April 6, 2015
Core Exercises for Kids | BY India Burgess
The movement towards health and wellness has swept the nation in the past few years. Americans are beginning to realize how important fitness is. But if you think about it, how many parents invest in a gym membership for their children? I don’t know too many, but fitness is just as important for children as it is adults.
As a mother and Occupational Therapist, Tracey le Roux gives tips on how to help your child develop strong core muscles in fun ways.
Before you attempt any core exercises, she suggests the following:
1. Consult your health professional before commencing any exercise program with your child
2. Make it a game! Take turns being the leader. Your child will feel less of a demand knowing that they’ll have a chance to take charge too.
3. All core exercises should be done slowly with as much control as possible. It’s better to have your child do one or 2 good repetitions than several sloppy ones.
You Need: A rope (5-10m) stretched out in a line, a beanbag, and an empty plastic bottle.
Demonstrate how to walk heel-to-toe on the floor (without a line). If they’re able to copy you on the floor, have them repeat the same movement on the rope. If your child struggles, however, have them walk normally on the rope without stepping off. Later, challenge them to walk heel-to-toe for short sections of the rope. (Any child younger than 5 doesn’t need to walk heel-to-toe)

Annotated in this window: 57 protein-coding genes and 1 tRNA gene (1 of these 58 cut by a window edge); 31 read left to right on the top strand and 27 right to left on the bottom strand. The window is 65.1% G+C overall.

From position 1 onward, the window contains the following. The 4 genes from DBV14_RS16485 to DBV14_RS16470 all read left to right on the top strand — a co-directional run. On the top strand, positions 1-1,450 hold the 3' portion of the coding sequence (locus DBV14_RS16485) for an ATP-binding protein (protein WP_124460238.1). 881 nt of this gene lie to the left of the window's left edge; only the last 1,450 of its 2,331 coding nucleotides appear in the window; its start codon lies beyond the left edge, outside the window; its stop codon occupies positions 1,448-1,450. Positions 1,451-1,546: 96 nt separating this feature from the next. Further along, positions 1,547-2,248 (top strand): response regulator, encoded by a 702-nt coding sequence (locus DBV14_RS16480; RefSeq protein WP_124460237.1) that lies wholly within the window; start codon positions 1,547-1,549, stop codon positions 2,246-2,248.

See her site for more advanced challenges on the rope.
You Need: A beanbag or soft toy
Have your child sit on the floor with their hands back and feet forward. Place the beanbag or toy on their stomach and lift themselves off of the floor to make their beanbag balance flat on their tummy. They will have to keep their bottom up to stop the toy from falling off. Set a short distance (2-3 meters) for their first attempt.
You Need: A child sized chair
Demonstrate this exercise to your child first.
Stand sideways behind your chair so your left hand is resting lightly on the back of their chair. Lift your left leg keeping their leg until your hip is bent 90 degrees. Hold it and slowly lower your leg almost to the ground, and raise it again. Repeat once or twice but increase repetitions as your child’s endurance increases. Then do the other side.
Have your child to climb a knotted rope. They may not succeed initially, but encourage them to do their best. Any activity that requires them to lift both feet together will use their core muscles.
References OT Mom – Tracey le Roux [Web log post]. (n.d.). Retrieved from http://www.ot-mom-learning-activities.com/core-exercises-for-kids.html